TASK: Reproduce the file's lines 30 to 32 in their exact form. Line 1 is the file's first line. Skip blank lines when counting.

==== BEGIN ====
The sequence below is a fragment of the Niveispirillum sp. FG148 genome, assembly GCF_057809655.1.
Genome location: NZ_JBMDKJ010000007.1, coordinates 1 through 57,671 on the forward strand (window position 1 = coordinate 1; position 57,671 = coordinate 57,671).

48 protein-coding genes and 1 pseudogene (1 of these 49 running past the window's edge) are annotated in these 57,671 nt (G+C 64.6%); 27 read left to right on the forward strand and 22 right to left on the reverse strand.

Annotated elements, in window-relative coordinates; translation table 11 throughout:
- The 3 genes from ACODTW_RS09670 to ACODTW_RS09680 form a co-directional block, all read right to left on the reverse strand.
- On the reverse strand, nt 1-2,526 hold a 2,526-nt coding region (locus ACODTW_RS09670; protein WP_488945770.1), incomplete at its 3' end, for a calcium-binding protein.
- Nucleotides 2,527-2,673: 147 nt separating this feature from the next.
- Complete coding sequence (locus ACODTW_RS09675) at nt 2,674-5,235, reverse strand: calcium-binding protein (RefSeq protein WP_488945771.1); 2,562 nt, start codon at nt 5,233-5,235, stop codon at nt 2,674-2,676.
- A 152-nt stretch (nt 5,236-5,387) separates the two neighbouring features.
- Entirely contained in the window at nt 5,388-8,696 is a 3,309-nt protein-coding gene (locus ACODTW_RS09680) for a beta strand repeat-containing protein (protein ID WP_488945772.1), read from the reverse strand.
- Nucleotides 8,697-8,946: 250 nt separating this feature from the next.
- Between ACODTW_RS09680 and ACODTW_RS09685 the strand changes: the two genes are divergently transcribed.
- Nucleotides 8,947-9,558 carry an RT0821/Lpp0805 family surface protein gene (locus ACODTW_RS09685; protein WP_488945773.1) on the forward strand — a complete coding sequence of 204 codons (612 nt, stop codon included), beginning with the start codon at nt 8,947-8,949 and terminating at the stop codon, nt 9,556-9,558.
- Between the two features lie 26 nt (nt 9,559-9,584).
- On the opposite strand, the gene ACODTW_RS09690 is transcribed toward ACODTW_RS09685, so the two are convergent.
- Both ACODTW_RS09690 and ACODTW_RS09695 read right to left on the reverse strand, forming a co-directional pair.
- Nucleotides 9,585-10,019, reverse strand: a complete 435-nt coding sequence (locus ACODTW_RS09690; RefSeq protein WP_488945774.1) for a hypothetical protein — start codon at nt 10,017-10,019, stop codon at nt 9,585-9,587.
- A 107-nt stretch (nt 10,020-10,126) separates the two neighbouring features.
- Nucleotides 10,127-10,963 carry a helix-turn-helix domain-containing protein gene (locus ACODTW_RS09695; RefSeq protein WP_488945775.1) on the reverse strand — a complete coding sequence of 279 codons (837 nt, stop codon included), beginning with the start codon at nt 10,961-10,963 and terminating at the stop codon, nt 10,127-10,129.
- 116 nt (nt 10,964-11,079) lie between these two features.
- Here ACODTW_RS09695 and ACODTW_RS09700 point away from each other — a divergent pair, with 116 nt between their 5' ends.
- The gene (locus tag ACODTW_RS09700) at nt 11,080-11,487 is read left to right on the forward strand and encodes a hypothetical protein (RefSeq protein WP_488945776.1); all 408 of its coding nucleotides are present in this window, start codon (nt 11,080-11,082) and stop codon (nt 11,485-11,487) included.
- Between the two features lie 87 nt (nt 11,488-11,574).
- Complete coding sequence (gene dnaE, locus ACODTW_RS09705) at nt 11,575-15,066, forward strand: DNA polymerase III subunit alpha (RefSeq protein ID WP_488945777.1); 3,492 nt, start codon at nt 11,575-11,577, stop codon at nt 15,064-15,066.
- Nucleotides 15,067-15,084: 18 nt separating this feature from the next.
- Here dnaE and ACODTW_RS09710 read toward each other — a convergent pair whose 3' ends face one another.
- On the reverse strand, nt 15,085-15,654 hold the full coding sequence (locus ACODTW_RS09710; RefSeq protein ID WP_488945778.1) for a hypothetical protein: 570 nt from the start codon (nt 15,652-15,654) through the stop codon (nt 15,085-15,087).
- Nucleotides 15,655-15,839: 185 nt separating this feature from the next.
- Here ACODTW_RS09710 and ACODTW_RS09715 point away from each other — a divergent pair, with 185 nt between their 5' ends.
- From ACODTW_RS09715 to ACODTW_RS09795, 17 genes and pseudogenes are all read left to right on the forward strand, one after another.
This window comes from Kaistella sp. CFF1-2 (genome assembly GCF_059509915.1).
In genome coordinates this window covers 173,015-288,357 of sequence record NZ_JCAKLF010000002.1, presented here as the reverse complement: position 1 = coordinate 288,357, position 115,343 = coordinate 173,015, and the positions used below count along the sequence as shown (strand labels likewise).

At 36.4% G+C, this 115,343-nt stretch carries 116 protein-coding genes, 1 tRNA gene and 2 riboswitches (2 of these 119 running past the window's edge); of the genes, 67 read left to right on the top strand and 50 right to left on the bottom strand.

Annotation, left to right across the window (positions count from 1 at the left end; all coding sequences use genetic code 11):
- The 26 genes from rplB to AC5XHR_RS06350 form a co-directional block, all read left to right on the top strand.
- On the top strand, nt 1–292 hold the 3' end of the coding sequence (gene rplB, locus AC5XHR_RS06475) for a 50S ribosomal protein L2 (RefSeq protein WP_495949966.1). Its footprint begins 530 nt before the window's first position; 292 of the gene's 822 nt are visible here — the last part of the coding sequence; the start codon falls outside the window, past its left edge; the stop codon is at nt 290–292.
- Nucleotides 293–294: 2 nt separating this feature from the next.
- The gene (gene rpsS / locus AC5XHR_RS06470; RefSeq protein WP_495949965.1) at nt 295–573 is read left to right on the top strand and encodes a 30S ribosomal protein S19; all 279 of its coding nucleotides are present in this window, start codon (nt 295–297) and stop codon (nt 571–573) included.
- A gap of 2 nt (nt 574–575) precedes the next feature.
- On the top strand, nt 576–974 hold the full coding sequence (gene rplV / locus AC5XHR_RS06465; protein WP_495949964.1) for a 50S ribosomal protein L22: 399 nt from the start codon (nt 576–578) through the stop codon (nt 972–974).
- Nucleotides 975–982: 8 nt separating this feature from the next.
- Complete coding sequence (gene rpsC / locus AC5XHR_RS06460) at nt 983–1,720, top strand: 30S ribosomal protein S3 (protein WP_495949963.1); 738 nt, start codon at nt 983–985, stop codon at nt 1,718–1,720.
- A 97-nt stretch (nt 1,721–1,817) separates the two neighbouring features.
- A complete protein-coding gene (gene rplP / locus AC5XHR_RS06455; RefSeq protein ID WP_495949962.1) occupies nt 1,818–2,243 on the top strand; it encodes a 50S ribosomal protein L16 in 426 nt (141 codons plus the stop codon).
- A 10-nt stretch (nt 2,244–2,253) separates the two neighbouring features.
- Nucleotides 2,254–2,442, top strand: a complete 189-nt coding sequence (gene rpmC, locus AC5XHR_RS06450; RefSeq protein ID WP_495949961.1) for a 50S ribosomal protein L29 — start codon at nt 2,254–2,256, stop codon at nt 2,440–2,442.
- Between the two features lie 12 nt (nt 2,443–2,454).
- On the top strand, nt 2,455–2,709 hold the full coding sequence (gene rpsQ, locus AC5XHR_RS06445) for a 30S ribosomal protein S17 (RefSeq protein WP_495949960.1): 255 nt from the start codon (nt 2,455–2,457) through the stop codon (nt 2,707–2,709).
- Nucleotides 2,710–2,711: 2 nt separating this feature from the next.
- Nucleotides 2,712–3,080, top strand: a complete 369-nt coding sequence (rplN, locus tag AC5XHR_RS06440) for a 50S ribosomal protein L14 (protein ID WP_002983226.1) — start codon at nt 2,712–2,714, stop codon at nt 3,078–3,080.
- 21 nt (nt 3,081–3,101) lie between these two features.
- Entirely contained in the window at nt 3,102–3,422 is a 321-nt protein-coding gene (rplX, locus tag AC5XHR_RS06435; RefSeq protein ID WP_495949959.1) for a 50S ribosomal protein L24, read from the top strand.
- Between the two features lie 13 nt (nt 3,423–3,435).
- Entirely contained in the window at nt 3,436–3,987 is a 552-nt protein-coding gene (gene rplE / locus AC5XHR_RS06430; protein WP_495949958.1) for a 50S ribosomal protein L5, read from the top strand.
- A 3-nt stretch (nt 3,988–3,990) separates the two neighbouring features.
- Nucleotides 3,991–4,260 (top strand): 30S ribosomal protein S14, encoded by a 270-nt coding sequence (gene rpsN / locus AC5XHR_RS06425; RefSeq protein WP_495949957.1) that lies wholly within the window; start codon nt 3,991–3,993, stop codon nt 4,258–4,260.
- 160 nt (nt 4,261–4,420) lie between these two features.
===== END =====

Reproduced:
- From ACODTW_RS09715 to ACODTW_RS09795, 17 genes and pseudogenes are all read left to right on the forward strand, one after another.
This window comes from Kaistella sp. CFF1-2 (genome assembly GCF_059509915.1).
In genome coordinates this window covers 173,015-288,357 of sequence record NZ_JCAKLF010000002.1, presented here as the reverse complement: position 1 = coordinate 288,357, position 115,343 = coordinate 173,015, and the positions used below count along the sequence as shown (strand labels likewise).